One of the main goals of the United Nations Sustainable Development Goal Life on Land, is to restore ecosystems and reverse land degradation. In Germany exist antropogenic overprinted landscapes. These landscapes do not provide a habitat for animals. On the contrary, they destroy habitats and make biodiversity impossible. According to a study conducted by the German Nature Conservation Association 80 percent of German land is in a poor state of preservation. The study also shows that more than 20 percent of the area of Germany is particularly suitable for making a significant contribution to climate protection and increasing biodiversity through renaturation. (Naturschutzbund Deutschland, 2021)
There are many sources for potential renaturation areas, one of them are decommissioned surface mining pits. In the past century Germany has heavily relied on coal as an energy source, it has been the catalyst for the industrial revolution.
Today we know the use of these resources contributed to climate change in a large scale and has also shaped the nature around us significantly. Amon other surface mining resources coal poses as the biggest destructor of land with currently over 1.486 square kilometers of used land in Germany. (Statistisches Bundesamt (Destatis), 2020)
Our Concept for Recultivation
The renaturation robot “ReNate” is a robot that analyses and evaluates soil quality. For this purpose, it is equipped with various tools that enable it to carry out the analyses. It is also equipped with the ability to move autonomously (Fig. 2, A). The robot has a huge database (ROOT) that contains the living conditions for the plants found in the region. In addition, it provides information on how often the plant species were present in the region and how the relative abundance of the plants has changed over time. Based on this information, the robot uses an algorithm to calculate which plants should grow best in this analyzed area. The algorithm thus ensures that newly planted forests do not consist only of fast-growing fir trees, but that mixed forests are cultivated that include rare trees such as the wild pear tree.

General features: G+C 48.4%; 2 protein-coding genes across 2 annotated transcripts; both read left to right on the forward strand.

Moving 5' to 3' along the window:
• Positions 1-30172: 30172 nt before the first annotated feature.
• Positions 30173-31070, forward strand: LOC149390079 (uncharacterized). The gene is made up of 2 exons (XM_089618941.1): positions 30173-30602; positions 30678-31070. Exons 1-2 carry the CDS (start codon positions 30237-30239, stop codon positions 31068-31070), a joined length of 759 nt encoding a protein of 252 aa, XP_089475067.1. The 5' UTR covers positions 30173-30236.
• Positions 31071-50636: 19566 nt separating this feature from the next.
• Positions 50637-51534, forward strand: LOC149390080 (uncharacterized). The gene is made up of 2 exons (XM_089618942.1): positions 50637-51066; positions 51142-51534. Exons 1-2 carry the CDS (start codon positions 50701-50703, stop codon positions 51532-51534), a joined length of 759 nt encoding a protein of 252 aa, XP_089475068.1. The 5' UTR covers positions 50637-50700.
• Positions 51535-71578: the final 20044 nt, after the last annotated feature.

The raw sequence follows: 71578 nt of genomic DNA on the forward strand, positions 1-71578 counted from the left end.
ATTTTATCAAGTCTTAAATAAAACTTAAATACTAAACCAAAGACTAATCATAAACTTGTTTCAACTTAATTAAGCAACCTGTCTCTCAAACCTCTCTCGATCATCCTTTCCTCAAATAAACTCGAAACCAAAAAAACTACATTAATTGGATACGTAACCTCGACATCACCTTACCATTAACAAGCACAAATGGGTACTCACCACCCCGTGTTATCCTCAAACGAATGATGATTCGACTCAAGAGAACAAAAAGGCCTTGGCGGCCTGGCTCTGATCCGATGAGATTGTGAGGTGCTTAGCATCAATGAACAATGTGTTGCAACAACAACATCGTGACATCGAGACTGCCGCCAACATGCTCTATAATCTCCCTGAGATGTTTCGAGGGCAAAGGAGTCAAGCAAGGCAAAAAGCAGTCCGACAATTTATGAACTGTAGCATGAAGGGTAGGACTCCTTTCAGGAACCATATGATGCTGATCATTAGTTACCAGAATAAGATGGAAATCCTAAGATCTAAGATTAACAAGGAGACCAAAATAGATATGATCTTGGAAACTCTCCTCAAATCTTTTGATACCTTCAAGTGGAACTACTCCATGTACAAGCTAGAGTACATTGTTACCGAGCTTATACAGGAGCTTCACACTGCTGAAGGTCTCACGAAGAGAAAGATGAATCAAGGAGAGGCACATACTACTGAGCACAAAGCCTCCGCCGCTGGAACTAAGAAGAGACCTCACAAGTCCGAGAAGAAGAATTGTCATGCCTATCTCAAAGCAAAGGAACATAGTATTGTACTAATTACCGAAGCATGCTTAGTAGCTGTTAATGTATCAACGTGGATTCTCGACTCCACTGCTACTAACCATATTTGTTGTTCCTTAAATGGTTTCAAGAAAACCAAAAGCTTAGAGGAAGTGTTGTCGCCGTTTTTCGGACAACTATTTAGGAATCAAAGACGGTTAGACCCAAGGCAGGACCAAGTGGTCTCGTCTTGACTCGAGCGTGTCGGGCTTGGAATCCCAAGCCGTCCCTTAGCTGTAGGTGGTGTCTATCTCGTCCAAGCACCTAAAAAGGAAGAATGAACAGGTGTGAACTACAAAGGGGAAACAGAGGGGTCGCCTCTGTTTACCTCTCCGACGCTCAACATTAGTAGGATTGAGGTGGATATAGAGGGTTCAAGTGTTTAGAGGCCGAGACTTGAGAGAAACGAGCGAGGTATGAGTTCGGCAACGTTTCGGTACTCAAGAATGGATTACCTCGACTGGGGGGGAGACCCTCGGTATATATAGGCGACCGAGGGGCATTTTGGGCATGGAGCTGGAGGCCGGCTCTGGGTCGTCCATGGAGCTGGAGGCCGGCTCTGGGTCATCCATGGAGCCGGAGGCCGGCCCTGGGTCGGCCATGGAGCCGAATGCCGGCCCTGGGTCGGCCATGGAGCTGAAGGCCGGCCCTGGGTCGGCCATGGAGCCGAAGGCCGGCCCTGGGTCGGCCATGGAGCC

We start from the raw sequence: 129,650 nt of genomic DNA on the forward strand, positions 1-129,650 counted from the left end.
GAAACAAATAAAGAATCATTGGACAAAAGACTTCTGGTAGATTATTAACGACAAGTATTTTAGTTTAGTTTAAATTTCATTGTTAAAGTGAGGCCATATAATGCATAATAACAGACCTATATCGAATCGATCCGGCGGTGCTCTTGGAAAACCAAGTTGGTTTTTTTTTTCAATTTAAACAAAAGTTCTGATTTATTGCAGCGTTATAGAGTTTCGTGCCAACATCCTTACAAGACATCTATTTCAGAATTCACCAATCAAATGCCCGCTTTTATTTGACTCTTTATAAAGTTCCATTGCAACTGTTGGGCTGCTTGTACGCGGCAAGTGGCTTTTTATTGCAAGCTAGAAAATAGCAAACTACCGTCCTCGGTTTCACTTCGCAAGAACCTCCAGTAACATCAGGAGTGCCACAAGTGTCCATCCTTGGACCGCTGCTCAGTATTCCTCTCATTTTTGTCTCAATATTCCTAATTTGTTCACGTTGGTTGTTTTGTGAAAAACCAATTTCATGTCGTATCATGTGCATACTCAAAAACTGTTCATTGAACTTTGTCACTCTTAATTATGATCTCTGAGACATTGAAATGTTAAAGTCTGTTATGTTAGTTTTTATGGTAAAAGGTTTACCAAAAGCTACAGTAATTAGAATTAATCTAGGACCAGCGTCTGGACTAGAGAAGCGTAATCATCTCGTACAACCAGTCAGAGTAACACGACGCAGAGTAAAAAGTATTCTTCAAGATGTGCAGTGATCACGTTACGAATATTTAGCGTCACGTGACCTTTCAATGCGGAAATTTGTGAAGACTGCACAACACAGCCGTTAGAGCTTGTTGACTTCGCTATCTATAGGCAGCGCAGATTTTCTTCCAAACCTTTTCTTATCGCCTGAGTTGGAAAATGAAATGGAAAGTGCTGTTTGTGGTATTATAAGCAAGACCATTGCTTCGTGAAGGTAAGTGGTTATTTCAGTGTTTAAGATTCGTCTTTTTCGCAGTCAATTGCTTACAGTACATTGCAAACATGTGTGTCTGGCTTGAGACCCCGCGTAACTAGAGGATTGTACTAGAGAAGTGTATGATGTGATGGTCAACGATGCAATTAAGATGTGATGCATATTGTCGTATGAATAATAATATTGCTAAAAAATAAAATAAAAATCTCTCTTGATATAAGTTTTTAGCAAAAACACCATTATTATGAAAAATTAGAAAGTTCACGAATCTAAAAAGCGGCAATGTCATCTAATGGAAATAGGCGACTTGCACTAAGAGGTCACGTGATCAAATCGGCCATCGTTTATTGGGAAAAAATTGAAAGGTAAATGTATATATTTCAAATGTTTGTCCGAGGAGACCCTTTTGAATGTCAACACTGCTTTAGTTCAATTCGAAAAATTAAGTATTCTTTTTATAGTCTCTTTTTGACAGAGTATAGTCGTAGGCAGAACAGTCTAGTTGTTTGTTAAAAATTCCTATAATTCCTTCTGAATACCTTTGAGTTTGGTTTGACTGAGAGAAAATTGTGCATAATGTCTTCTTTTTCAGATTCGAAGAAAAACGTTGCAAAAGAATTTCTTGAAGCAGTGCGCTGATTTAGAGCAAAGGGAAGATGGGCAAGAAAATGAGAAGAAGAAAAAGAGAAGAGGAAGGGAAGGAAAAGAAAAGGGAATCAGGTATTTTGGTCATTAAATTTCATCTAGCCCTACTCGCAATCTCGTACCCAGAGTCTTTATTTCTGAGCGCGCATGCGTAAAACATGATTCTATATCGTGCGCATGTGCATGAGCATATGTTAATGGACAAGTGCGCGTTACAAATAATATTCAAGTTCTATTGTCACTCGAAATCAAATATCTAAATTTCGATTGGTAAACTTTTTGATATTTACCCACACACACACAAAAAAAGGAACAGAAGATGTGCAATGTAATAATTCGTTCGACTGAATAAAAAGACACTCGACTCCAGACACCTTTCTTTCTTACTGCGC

The robot transmits its location data and the information about the plants to be cultivated to its assistants, the drones “SeDrohne”, via a radio signal (Fig. 2, B). As soon as the drones have received the signal, they become active. A store is ready for them in which various seeds are stored. They can independently load themselves with the desired seeds and fly to the location, which ReNate had told them (Fig. 2, C à E). They are equipped with the appropriate sensors for the flight. The drones fly at a height suitable for the seeds over the area to be planted and distribute their seeds (Fig. 2, E). The process of renaturation by the robot “ReNate” and the drones “SeDrohne” results in a newly cultivated ecosystem that has a great plant diversity (Fig. 2, F).
Our next steps
In the following weeks we will start with intensive research on the topic of “renaturation”. The research work will also include interviews. Our first interview going to take place with the German company LMBV. The company deals with reclamation and therefore makes a perfect interview partner.
Last Wednesday we had a great meeting with Team Ekopaice and Team GLOBE+. With funny games and good conversations, we get to know each other better.
Quote of the week:
“The future of our nature is not destiny, but follows the decisions we make today” – Yann Arthus-Bertrand
Hi team, as I was wondering how your project is evolving since we went to CERN, I was just sneaking into this blog. Great to accompany your exploration path through this medium. Curious to learn more about the details of your concept in the subsequent weeks.